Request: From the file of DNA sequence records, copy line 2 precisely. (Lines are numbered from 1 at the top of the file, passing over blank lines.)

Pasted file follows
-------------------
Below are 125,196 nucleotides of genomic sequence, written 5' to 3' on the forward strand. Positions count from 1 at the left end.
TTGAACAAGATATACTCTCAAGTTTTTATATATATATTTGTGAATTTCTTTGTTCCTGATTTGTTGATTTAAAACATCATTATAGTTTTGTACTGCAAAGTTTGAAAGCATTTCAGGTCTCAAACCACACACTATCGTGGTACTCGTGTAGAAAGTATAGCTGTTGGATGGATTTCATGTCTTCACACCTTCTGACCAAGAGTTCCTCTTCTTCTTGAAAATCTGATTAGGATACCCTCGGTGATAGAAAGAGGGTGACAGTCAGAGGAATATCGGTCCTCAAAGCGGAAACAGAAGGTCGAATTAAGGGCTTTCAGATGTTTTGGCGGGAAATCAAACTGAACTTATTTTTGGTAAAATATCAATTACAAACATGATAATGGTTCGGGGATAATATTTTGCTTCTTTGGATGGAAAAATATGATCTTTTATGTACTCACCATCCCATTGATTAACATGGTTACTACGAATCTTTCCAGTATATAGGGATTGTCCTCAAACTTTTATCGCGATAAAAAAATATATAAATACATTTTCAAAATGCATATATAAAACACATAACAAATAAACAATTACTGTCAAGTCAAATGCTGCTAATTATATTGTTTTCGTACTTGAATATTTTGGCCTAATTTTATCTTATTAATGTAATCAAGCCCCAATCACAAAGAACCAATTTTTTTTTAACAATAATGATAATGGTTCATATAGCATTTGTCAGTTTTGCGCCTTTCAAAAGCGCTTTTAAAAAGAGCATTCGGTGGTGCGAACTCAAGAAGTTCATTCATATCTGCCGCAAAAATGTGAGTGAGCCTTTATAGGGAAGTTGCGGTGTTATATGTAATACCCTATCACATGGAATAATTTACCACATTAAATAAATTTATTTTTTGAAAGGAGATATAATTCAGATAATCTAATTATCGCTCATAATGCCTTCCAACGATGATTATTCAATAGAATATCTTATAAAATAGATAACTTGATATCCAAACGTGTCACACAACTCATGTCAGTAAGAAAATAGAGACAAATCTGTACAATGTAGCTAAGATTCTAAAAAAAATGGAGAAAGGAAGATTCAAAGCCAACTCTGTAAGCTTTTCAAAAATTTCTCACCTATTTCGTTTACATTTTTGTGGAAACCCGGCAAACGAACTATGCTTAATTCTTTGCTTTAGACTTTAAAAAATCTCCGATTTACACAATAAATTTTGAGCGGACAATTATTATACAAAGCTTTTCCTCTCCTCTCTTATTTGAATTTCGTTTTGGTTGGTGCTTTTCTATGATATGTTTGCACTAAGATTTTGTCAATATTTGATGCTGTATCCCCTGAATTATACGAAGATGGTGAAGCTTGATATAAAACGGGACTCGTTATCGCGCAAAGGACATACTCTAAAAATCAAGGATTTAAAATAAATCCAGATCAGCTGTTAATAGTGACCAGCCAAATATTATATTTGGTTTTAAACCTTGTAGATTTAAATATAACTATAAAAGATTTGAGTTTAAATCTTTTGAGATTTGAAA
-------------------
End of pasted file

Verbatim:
TTGAACAAGATATACTCTCAAGTTTTTATATATATATTTGTGAATTTCTTTGTTCCTGATTTGTTGATTTAAAACATCATTATAGTTTTGTACTGCAAAGTTTGAAAGCATTTCAGGTCTCAAACCACACACTATCGTGGTACTCGTGTAGAAAGTATAGCTGTTGGATGGATTTCATGTCTTCACACCTTCTGACCAAGAGTTCCTCTTCTTCTTGAAAATCTGATTAGGATACCCTCGGTGATAGAAAGAGGGTGACAGTCAGAGGAATATCGGTCCTCAAAGCGGAAACAGAAGGTCGAATTAAGGGCTTTCAGATGTTTTGGCGGGAAATCAAACTGAACTTATTTTTGGTAAAATATCAATTACAAACATGATAATGGTTCGGGGATAATATTTTGCTTCTTTGGATGGAAAAATATGATCTTTTATGTACTCACCATCCCATTGATTAACATGGTTACTACGAATCTTTCCAGTATATAGGGATTGTCCTCAAACTTTTATCGCGATAAAAAAATATATAAATACATTTTCAAAATGCATATATAAAACACATAACAAATAAACAATTACTGTCAAGTCAAATGCTGCTAATTATATTGTTTTCGTACTTGAATATTTTGGCCTAATTTTATCTTATTAATGTAATCAAGCCCCAATCACAAAGAACCAATTTTTTTTTAACAATAATGATAATGGTTCATATAGCATTTGTCAGTTTTGCGCCTTTCAAAAGCGCTTTTAAAAAGAGCATTCGGTGGTGCGAACTCAAGAAGTTCATTCATATCTGCCGCAAAAATGTGAGTGAGCCTTTATAGGGAAGTTGCGGTGTTATATGTAATACCCTATCACATGGAATAATTTACCACATTAAATAAATTTATTTTTTGAAAGGAGATATAATTCAGATAATCTAATTATCGCTCATAATGCCTTCCAACGATGATTATTCAATAGAATATCTTATAAAATAGATAACTTGATATCCAAACGTGTCACACAACTCATGTCAGTAAGAAAATAGAGACAAATCTGTACAATGTAGCTAAGATTCTAAAAAAAATGGAGAAAGGAAGATTCAAAGCCAACTCTGTAAGCTTTTCAAAAATTTCTCACCTATTTCGTTTACATTTTTGTGGAAACCCGGCAAACGAACTATGCTTAATTCTTTGCTTTAGACTTTAAAAAATCTCCGATTTACACAATAAATTTTGAGCGGACAATTATTATACAAAGCTTTTCCTCTCCTCTCTTATTTGAATTTCGTTTTGGTTGGTGCTTTTCTATGATATGTTTGCACTAAGATTTTGTCAATATTTGATGCTGTATCCCCTGAATTATACGAAGATGGTGAAGCTTGATATAAAACGGGACTCGTTATCGCGCAAAGGACATACTCTAAAAATCAAGGATTTAAAATAAATCCAGATCAGCTGTTAATAGTGACCAGCCAAATATTATATTTGGTTTTAAACCTTGTAGATTTAAATATAACTATAAAAGATTTGAGTTTAAATCTTTTGAGATTTGAAA